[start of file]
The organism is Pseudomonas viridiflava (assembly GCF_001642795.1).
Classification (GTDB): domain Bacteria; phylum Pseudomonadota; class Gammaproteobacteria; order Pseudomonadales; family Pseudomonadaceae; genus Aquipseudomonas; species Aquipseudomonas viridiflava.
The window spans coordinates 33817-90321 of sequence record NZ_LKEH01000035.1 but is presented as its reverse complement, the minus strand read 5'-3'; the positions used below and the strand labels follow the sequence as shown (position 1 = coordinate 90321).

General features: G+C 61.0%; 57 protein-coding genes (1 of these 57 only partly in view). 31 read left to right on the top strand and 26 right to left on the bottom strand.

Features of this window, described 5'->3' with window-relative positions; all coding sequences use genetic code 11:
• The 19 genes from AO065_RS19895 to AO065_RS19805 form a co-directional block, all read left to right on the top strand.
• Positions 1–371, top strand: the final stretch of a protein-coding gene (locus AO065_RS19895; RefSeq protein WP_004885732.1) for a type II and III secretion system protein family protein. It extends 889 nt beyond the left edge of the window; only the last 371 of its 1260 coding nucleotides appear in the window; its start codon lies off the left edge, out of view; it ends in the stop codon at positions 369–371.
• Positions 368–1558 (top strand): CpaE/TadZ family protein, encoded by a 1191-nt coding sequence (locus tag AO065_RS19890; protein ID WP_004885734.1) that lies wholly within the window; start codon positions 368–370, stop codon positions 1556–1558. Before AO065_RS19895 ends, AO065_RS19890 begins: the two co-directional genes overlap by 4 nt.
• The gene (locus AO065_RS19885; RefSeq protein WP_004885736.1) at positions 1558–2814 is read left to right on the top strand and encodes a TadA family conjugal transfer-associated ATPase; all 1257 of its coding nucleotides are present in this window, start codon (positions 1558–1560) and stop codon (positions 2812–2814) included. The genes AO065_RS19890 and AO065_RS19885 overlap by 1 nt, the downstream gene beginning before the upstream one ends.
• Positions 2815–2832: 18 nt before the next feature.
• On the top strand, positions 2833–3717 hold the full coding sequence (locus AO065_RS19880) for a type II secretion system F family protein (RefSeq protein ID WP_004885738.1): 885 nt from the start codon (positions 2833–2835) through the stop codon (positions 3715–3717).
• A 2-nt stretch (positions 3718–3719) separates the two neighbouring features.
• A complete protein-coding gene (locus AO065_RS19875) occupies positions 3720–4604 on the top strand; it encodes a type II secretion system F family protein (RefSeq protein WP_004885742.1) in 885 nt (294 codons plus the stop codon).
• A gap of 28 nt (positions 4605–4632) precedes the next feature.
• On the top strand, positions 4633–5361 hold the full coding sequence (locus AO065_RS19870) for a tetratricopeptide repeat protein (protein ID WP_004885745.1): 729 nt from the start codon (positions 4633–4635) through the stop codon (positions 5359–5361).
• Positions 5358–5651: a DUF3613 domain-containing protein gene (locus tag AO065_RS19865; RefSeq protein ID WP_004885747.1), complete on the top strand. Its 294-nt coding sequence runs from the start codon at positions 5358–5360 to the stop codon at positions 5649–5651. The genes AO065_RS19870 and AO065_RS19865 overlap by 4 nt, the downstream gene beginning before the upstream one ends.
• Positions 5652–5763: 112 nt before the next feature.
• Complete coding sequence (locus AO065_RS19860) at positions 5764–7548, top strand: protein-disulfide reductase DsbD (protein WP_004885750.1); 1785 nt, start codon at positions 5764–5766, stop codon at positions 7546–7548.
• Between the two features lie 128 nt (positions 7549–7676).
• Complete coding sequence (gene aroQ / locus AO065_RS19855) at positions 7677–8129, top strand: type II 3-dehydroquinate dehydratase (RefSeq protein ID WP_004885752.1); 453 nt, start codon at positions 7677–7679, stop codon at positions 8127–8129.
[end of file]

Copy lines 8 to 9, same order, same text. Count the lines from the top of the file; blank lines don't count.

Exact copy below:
• Positions 368–1558 (top strand): CpaE/TadZ family protein, encoded by a 1191-nt coding sequence (locus tag AO065_RS19890; protein ID WP_004885734.1) that lies wholly within the window; start codon positions 368–370, stop codon positions 1556–1558. Before AO065_RS19895 ends, AO065_RS19890 begins: the two co-directional genes overlap by 4 nt.
• The gene (locus AO065_RS19885; RefSeq protein WP_004885736.1) at positions 1558–2814 is read left to right on the top strand and encodes a TadA family conjugal transfer-associated ATPase; all 1257 of its coding nucleotides are present in this window, start codon (positions 1558–1560) and stop codon (positions 2812–2814) included. The genes AO065_RS19890 and AO065_RS19885 overlap by 1 nt, the downstream gene beginning before the upstream one ends.